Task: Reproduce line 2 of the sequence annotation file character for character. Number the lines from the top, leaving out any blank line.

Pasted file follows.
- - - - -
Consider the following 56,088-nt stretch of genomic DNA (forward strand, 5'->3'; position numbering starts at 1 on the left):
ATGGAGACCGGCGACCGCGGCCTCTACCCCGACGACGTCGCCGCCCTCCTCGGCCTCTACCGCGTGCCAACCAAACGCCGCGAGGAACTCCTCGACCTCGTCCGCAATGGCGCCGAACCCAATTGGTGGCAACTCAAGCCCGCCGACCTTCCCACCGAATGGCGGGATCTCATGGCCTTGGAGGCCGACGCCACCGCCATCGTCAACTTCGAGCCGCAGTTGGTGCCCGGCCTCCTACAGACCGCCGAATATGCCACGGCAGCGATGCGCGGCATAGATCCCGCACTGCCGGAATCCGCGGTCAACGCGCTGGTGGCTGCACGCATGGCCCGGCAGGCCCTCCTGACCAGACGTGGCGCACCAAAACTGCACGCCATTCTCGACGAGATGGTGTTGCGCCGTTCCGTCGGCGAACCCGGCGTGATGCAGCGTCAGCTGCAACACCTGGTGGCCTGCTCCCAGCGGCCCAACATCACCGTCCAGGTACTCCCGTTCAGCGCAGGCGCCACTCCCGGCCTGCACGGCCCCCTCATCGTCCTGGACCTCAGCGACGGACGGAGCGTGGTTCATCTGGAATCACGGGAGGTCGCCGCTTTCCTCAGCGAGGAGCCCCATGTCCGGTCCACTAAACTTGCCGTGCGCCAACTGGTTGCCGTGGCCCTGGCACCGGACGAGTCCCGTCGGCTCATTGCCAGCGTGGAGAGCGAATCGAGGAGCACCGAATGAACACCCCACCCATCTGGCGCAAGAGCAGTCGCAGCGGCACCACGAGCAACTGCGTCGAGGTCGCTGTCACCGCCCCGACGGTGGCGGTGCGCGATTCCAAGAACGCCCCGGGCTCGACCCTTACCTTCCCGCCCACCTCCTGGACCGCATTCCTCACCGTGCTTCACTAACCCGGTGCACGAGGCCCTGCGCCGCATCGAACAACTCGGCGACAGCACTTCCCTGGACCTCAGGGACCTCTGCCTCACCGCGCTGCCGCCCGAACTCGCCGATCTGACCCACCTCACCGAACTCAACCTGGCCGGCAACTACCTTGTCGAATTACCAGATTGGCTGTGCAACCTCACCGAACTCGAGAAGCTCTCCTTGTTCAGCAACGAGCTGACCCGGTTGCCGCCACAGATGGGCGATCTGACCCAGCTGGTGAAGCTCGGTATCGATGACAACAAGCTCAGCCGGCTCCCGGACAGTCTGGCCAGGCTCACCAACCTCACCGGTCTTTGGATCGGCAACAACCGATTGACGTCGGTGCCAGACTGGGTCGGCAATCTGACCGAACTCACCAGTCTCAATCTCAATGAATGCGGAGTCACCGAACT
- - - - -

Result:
ATGGAGACCGGCGACCGCGGCCTCTACCCCGACGACGTCGCCGCCCTCCTCGGCCTCTACCGCGTGCCAACCAAACGCCGCGAGGAACTCCTCGACCTCGTCCGCAATGGCGCCGAACCCAATTGGTGGCAACTCAAGCCCGCCGACCTTCCCACCGAATGGCGGGATCTCATGGCCTTGGAGGCCGACGCCACCGCCATCGTCAACTTCGAGCCGCAGTTGGTGCCCGGCCTCCTACAGACCGCCGAATATGCCACGGCAGCGATGCGCGGCATAGATCCCGCACTGCCGGAATCCGCGGTCAACGCGCTGGTGGCTGCACGCATGGCCCGGCAGGCCCTCCTGACCAGACGTGGCGCACCAAAACTGCACGCCATTCTCGACGAGATGGTGTTGCGCCGTTCCGTCGGCGAACCCGGCGTGATGCAGCGTCAGCTGCAACACCTGGTGGCCTGCTCCCAGCGGCCCAACATCACCGTCCAGGTACTCCCGTTCAGCGCAGGCGCCACTCCCGGCCTGCACGGCCCCCTCATCGTCCTGGACCTCAGCGACGGACGGAGCGTGGTTCATCTGGAATCACGGGAGGTCGCCGCTTTCCTCAGCGAGGAGCCCCATGTCCGGTCCACTAAACTTGCCGTGCGCCAACTGGTTGCCGTGGCCCTGGCACCGGACGAGTCCCGTCGGCTCATTGCCAGCGTGGAGAGCGAATCGAGGAGCACCGAATGAACACCCCACCCATCTGGCGCAAGAGCAGTCGCAGCGGCACCACGAGCAACTGCGTCGAGGTCGCTGTCACCGCCCCGACGGTGGCGGTGCGCGATTCCAAGAACGCCCCGGGCTCGACCCTTACCTTCCCGCCCACCTCCTGGACCGCATTCCTCACCGTGCTTCACTAACCCGGTGCACGAGGCCCTGCGCCGCATCGAACAACTCGGCGACAGCACTTCCCTGGACCTCAGGGACCTCTGCCTCACCGCGCTGCCGCCCGAACTCGCCGATCTGACCCACCTCACCGAACTCAACCTGGCCGGCAACTACCTTGTCGAATTACCAGATTGGCTGTGCAACCTCACCGAACTCGAGAAGCTCTCCTTGTTCAGCAACGAGCTGACCCGGTTGCCGCCACAGATGGGCGATCTGACCCAGCTGGTGAAGCTCGGTATCGATGACAACAAGCTCAGCCGGCTCCCGGACAGTCTGGCCAGGCTCACCAACCTCACCGGTCTTTGGATCGGCAACAACCGATTGACGTCGGTGCCAGACTGGGTCGGCAATCTGACCGAACTCACCAGTCTCAATCTCAATGAATGCGGAGTCACCGAACT